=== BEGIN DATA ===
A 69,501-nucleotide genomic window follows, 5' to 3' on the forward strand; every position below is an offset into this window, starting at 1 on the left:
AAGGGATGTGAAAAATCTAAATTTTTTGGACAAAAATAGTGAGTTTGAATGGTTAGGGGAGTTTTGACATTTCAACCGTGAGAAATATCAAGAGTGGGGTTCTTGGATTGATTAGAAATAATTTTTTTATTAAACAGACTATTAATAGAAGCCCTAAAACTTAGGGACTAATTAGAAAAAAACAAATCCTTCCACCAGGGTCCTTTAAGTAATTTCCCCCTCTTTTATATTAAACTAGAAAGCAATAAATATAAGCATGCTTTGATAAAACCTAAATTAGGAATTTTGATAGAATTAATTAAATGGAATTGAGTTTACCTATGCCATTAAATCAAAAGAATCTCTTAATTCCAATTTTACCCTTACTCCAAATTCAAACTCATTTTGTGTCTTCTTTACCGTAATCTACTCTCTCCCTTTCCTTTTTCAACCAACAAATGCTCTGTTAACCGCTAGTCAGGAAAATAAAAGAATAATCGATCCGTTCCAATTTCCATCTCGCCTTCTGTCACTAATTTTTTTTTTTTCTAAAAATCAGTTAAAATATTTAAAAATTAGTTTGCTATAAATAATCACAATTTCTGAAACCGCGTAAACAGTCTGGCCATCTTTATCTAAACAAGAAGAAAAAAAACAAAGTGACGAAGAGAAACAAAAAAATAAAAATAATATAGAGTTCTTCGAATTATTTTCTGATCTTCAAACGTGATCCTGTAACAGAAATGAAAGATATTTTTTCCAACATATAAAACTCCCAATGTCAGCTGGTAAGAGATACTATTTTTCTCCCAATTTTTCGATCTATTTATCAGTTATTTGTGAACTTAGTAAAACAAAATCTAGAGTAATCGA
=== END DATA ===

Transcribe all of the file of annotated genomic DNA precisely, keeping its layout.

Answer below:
A 69,501-nucleotide genomic window follows, 5' to 3' on the forward strand; every position below is an offset into this window, starting at 1 on the left:
AAGGGATGTGAAAAATCTAAATTTTTTGGACAAAAATAGTGAGTTTGAATGGTTAGGGGAGTTTTGACATTTCAACCGTGAGAAATATCAAGAGTGGGGTTCTTGGATTGATTAGAAATAATTTTTTTATTAAACAGACTATTAATAGAAGCCCTAAAACTTAGGGACTAATTAGAAAAAAACAAATCCTTCCACCAGGGTCCTTTAAGTAATTTCCCCCTCTTTTATATTAAACTAGAAAGCAATAAATATAAGCATGCTTTGATAAAACCTAAATTAGGAATTTTGATAGAATTAATTAAATGGAATTGAGTTTACCTATGCCATTAAATCAAAAGAATCTCTTAATTCCAATTTTACCCTTACTCCAAATTCAAACTCATTTTGTGTCTTCTTTACCGTAATCTACTCTCTCCCTTTCCTTTTTCAACCAACAAATGCTCTGTTAACCGCTAGTCAGGAAAATAAAAGAATAATCGATCCGTTCCAATTTCCATCTCGCCTTCTGTCACTAATTTTTTTTTTTTCTAAAAATCAGTTAAAATATTTAAAAATTAGTTTGCTATAAATAATCACAATTTCTGAAACCGCGTAAACAGTCTGGCCATCTTTATCTAAACAAGAAGAAAAAAAACAAAGTGACGAAGAGAAACAAAAAAATAAAAATAATATAGAGTTCTTCGAATTATTTTCTGATCTTCAAACGTGATCCTGTAACAGAAATGAAAGATATTTTTTCCAACATATAAAACTCCCAATGTCAGCTGGTAAGAGATACTATTTTTCTCCCAATTTTTCGATCTATTTATCAGTTATTTGTGAACTTAGTAAAACAAAATCTAGAGTAATCGA